When Life Plays for Keeps

In keeping with all the Olympic metaphors of late I’ll throw one in to the ring as well.

There are days when I feel like I’m playing some type of volleying sport with Life! Unlike the women’s Chinese badminton team, however it seems that Life does not play to lose.

It feels as if Life likes to slam things past me at speeds that make my neck snap. She plays to win and she plays for keeps. Much of Life seems to have to be lived on her terms. After all, we don’t get to choose the diseases we get, the jobs we lose, the children we have or don’t have, or the floods, fires, and famine that plague us. We don’t get to pick our families, our gene pool, or how our ancestors were treated.

On the surface, Life could convince us that we have no recourse but to hand over the match and walk away in a quandary of confusion and convoluted thinking.

As people of faith, however we have another piece that follows us out on to the court and that is the element of belief. We believe that God has uniquely placed us in the story for a purpose. We believe that the purpose is to bring hope and heaven into the darkness – to leave things better than we found them. We believe that Jesus calls us to take who he is into places that don’t know it yet.

I’m learning that we live in that thin, snug space where we experience pain and peace at the same time – where the pain turns out to be the peace. It is the narrow gap between swinging back and despairing that we call home.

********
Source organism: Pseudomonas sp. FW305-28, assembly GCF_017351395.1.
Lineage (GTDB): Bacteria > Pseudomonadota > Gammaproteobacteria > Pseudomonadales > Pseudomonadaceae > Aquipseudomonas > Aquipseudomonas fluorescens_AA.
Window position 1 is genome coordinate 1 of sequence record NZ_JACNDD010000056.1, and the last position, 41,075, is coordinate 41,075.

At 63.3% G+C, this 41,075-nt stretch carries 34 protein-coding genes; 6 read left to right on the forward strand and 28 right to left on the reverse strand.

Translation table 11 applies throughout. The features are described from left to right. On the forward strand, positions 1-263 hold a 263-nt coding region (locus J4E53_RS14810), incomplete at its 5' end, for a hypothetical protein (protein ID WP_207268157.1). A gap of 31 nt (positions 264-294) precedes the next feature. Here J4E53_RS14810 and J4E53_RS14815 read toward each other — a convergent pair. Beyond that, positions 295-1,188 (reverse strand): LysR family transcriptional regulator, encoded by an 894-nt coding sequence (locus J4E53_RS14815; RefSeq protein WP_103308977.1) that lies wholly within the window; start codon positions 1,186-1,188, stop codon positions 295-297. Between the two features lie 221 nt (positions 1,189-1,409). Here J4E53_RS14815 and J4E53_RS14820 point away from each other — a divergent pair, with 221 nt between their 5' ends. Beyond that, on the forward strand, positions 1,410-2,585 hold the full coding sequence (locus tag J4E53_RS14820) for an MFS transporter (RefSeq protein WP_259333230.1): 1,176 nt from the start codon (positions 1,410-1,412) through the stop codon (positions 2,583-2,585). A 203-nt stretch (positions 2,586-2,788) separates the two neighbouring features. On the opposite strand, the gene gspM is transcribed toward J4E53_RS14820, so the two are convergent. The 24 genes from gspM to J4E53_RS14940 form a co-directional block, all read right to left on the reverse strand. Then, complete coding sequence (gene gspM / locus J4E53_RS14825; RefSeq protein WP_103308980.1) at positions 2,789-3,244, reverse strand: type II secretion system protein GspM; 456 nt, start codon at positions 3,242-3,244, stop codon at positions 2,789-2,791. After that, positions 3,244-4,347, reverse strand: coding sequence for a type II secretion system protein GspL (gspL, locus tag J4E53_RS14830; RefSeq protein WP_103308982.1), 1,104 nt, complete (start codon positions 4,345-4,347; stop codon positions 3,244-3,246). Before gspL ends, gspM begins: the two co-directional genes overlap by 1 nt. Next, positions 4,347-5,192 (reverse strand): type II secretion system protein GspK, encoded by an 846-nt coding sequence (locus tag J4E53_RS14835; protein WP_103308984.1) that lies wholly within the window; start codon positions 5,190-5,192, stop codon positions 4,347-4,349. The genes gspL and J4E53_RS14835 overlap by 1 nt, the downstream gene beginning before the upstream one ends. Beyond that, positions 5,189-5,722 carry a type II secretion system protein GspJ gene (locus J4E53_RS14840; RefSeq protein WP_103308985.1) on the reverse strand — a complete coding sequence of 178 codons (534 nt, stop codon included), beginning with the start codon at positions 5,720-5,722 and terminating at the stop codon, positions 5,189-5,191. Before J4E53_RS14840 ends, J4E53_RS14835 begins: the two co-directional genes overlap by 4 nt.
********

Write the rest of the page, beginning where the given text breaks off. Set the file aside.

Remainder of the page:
When we view life as something to be won instead of something we live, we will be in perpetual conflict. Freedom comes when I see something that isn’t mine to change and instead ask God where to find him in it. That’s far different than hitting it back again and again. On the occasions that I can make a difference it will be from a place of peace and conviction, not because I hit it back enough. It will be more about releasing than resisting.

When it feels like Life is playing for keeps I am reminded that God is the keeper. I experience more comfort in the thin, snug space of what is the more I quite trying to win at life.

The Bethlehems of Our Lives

Do you have a memory of a time when your experience of the presence of Jesus was palpable? I don’t mean an emotional moment or a campfire conversion in grade-school. I mean a time and place of simplicity and humility. A season when there was nothing glamorous about you left and your persona had finally turned you in. You had come to the end of yourself and wondered why it had been such a long trip. At the end of that road was an encounter so profoundly silent and powerful that it could hardly be articulated yet it was as if something has just passed through you.